Aussie Emily Browning in A Series of Unfortunate Events. She did initially audition in her role as Violet Baudelaire in a British accent, although it eventually winded up in her using an American accent. Browning continued to use an American accent for her role in Sucker Punch. The same film also featured Aussie actress Abbie Cornish as the American Sweet Pea.
The 1948 film No Orchids for Miss Blandish was made in the UK but is full of fake Americanisms—left-hand drive cars, a vaguely New York setting, and American accents of varying quality. The original novel was written by an Englishman (James Hadley Chase, who wrote a number of novels set in America - although he never lived there) but so thoroughly riddled with Americanisms that English readers mistook it for an American import.
City Island has Emily Mortimer taking part in the exact same twist she did in 30 Rock (that she's "really" an American pretending to be British). She goes the other way around in The Fifty First State as a Liverpool girl Dawn posing as an American assassin Dakota. She plays Americans in Scream3 and Shutter Island too.
Ralph Fiennes (English) playing the American Charles Van Doren in Quiz Show. He uses more of a Mid-Atlantic/preppy New England accent, though, with notable English influences. Mark Van Doren, father of Charles Van Doren, was played by Paul Scofield, also English.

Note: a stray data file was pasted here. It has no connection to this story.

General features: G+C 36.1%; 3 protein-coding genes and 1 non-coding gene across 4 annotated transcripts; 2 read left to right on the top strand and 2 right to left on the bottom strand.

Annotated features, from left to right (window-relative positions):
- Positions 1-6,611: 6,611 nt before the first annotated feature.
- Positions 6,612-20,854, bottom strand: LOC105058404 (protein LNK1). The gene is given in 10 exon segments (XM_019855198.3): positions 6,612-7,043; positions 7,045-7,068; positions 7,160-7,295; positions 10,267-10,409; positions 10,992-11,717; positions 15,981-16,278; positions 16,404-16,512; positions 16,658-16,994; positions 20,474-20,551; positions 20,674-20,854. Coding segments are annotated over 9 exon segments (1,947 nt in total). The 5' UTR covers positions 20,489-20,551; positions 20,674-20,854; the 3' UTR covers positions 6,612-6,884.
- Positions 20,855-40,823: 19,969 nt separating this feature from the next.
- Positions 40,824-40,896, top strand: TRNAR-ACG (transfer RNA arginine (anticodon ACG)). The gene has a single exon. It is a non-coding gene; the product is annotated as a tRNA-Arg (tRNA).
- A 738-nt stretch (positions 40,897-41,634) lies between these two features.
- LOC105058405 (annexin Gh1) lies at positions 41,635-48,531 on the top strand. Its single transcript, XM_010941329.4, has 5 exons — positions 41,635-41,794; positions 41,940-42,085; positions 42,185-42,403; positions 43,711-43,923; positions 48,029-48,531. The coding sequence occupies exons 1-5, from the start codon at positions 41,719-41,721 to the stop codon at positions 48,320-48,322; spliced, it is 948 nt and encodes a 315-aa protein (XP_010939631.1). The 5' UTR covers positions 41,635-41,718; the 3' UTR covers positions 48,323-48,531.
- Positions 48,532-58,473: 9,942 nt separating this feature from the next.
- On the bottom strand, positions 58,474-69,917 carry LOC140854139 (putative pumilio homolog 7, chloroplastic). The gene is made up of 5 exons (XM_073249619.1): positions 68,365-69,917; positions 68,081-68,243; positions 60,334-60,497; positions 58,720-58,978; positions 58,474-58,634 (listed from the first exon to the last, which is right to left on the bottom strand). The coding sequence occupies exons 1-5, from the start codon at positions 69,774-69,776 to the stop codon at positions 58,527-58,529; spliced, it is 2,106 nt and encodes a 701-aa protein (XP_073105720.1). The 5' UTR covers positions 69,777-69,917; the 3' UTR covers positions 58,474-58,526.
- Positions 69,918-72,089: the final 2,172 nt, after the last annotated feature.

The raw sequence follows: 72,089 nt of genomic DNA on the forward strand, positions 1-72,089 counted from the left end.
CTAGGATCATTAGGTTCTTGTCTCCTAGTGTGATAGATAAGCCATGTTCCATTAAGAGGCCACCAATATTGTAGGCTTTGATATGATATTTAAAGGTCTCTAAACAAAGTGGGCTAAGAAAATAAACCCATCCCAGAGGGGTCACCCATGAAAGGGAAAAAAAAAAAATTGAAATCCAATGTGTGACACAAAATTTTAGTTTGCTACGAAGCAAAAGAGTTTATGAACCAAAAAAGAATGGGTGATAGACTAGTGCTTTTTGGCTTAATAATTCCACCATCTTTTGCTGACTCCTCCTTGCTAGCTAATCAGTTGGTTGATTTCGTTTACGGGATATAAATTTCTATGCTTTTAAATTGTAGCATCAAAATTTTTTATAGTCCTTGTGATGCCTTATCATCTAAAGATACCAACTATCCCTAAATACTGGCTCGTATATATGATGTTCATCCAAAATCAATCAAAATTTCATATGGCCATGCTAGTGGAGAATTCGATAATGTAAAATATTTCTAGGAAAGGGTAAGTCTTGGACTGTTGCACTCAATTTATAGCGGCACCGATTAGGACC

Ryan Reynolds has one role that takes this trope in ironic ways: in The Proposal, he's the guy targeted for marriage by his Canadian boss (played by half-German Virginia native Sandra Bullock) before she loses her visa. Ryan claims he trained himself to lose his Canadian accent to make playing Americans easier.
A peculiar case in My Big Fat Greek Wedding. Nia Vardalos is indeed of Greek ancestry, as is her character, but unlike her character, a Chicago native, she is a Greek-Canadian from the prairies.
The Irish Colin Farrell played not only an American, but an American Country Singer in Crazy Heart.
For the handful lines Anthony Head actually speaks in Repo! The Genetic Opera he puts on a fairly convincing American accent. He slips a bit when he sings, though.
The exploitation film American Kickboxer 1 is false advertising on three counts; it wasn't the first of a series, it was filmed in South Africa with the cast trying and failing to sound American, and as for the kickboxing...